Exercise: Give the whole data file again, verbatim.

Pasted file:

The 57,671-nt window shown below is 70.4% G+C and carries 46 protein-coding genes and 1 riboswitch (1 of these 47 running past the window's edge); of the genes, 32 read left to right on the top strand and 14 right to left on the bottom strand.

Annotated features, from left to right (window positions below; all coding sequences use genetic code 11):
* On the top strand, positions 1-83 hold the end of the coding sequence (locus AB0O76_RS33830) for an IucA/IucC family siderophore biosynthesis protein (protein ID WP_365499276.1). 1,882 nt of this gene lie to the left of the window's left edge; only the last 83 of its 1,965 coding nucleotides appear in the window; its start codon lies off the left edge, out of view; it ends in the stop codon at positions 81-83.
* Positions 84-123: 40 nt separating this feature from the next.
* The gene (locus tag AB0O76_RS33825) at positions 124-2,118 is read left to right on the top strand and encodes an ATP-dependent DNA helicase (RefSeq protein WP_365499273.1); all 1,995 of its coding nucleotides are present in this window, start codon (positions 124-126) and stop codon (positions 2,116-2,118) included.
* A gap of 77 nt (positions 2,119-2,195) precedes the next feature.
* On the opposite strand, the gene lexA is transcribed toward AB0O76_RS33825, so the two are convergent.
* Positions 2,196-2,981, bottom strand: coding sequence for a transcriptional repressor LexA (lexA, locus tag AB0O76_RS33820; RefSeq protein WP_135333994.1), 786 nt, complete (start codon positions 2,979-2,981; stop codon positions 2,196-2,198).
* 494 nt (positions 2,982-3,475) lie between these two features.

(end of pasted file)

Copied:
The 57,671-nt window shown below is 70.4% G+C and carries 46 protein-coding genes and 1 riboswitch (1 of these 47 running past the window's edge); of the genes, 32 read left to right on the top strand and 14 right to left on the bottom strand.

Annotated features, from left to right (window positions below; all coding sequences use genetic code 11):
* On the top strand, positions 1-83 hold the end of the coding sequence (locus AB0O76_RS33830) for an IucA/IucC family siderophore biosynthesis protein (protein ID WP_365499276.1). 1,882 nt of this gene lie to the left of the window's left edge; only the last 83 of its 1,965 coding nucleotides appear in the window; its start codon lies off the left edge, out of view; it ends in the stop codon at positions 81-83.
* Positions 84-123: 40 nt separating this feature from the next.
* The gene (locus tag AB0O76_RS33825) at positions 124-2,118 is read left to right on the top strand and encodes an ATP-dependent DNA helicase (RefSeq protein WP_365499273.1); all 1,995 of its coding nucleotides are present in this window, start codon (positions 124-126) and stop codon (positions 2,116-2,118) included.
* A gap of 77 nt (positions 2,119-2,195) precedes the next feature.
* On the opposite strand, the gene lexA is transcribed toward AB0O76_RS33825, so the two are convergent.
* Positions 2,196-2,981, bottom strand: coding sequence for a transcriptional repressor LexA (lexA, locus tag AB0O76_RS33820; RefSeq protein WP_135333994.1), 786 nt, complete (start codon positions 2,979-2,981; stop codon positions 2,196-2,198).
* 494 nt (positions 2,982-3,475) lie between these two features.